The reports directly compared the Covid-19 death rates in England with those in Scotland despite the SNP leader regularly claiming that the two were not comparable.
In several media interviews Ms Sturgeon denied claims Scotland’s care home mortality was worse than other parts of the UK.
However, statistical bulletins sent to her office by the National Records of Scotland and obtained by The Scotsman through freedom of information laws show her own statisticians disagreed, labelling them “broadly comparable”.
The Scottish Conservatives said the revelations meant the Scottish Government had “fresh questions to answer” over its handling of care homes during the pandemic.
The bulletins included detailed annexes which were left unpublished that directly compared England and Wales and Scotland’s care home death rates.
This began in mid-April with bulletins continuing to be produced until the end of June 2020.
When asked by Andrew Marr on April 26 last year why so many more Scots proportionately had died in care homes when compared to England and Wales, the First Minister claimed there was an “underestimate” in the English figures.
She said: “I don’t know what the England and Wales figures are entirely based on. I think it is for others to suggest, I have read comments that suggest there is an underestimate in the rest of the UK but I can’t say that for sure.
"What I do know is that if you look at the emerging evidence from other countries...in many other countries the percentage of deaths in care homes are much more in line with what the figures in Scotland are showing, in fact even higher, some countries at maybe 40 or 50 per cent.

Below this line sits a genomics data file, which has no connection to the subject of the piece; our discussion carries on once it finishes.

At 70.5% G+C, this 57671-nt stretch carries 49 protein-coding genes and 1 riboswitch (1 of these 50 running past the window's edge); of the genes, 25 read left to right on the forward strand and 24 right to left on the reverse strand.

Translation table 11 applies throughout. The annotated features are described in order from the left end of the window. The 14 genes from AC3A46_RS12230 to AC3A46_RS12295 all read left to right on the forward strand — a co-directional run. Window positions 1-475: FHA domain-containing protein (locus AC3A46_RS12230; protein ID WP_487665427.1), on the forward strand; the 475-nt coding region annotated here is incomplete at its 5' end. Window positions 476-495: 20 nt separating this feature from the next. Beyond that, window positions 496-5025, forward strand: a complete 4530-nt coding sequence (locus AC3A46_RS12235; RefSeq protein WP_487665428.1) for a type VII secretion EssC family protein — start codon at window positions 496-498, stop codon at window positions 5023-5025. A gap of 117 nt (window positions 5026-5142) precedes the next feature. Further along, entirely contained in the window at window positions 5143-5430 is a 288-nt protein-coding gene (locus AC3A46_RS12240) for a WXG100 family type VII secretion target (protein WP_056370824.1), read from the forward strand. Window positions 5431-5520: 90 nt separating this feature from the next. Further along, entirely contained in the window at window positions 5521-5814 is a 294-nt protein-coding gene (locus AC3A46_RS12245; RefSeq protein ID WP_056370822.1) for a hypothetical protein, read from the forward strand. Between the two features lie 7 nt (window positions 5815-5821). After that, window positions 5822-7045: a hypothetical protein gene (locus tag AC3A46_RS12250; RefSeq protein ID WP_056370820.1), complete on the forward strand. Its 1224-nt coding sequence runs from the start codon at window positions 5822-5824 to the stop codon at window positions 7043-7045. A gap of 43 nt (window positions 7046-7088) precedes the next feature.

"Scotland’s data is more up to date and I think more granular in many respects.”
In fact, Ms Sturgeon had received an official update from the NRS stating that the percentage of Covid-19 deaths in care homes in Scotland was 25 per cent with the “comparable” figure in England and Wales sitting at 10 per cent.
On May 31 in an interview with Sophy Ridge on Sky News, the First Minister repeated the claim, stating: “It is often put to me the death rate, for want of a better expression, in care homes in Scotland is higher than it is in England and I just don’t believe that is the case.”
However an official NRS pre-release bulletin sent to Ms Sturgeon’s office the week prior states the figures are “broadly comparable” and adds a total of 46 per cent of all Scottish Covid deaths had taken place in care homes compared to 28 per cent in England and Wales.
Nowhere does the official bulletin state there is evidence of an “underestimate” around English and Welsh care home death rates.
The Scottish Conservative’s social care spokesperson, Craig Hoy said the bulletins raised new questions for the First Minister.
He said: “It was often the case that Nicola Sturgeon didn’t want to answer questions, or make comparisons, when it was put to her that Scotland’s care home death rate was higher than our neighbours.
“This information now poses fresh questions for the First Minister. If she didn’t believe it was fair to make these comparisons, then we must ask why was a Government agency producing these bulletins on behalf of her government?”
A Scottish Government spokesperson said: “The work was not commissioned by the First Minister’s office, nor was any NRS official seconded to work on it. Rather, the briefing formed part of NRS’s weekly Covid 19 briefing to the Scottish Government from May 2020.
“The analysis that was carried out was based entirely on statistics that were published and already in the public domain. It is entirely sensible for ministers to be briefed on information that they may be questioned on, not least as the data being considered was and is routinely published on a regular basis at Scottish and UK levels.
“Covid-19 deaths in Scotland have taken a toll on families across our nation. It is of no comfort to those who have lost a loved one to Covid-19 that the rate of deaths in England was substantially higher than Scotland. That’s why we hope that a full public inquiry on all matters related to the pandemic, including in care homes, is taken forward as quickly as possible on a four nation basis.”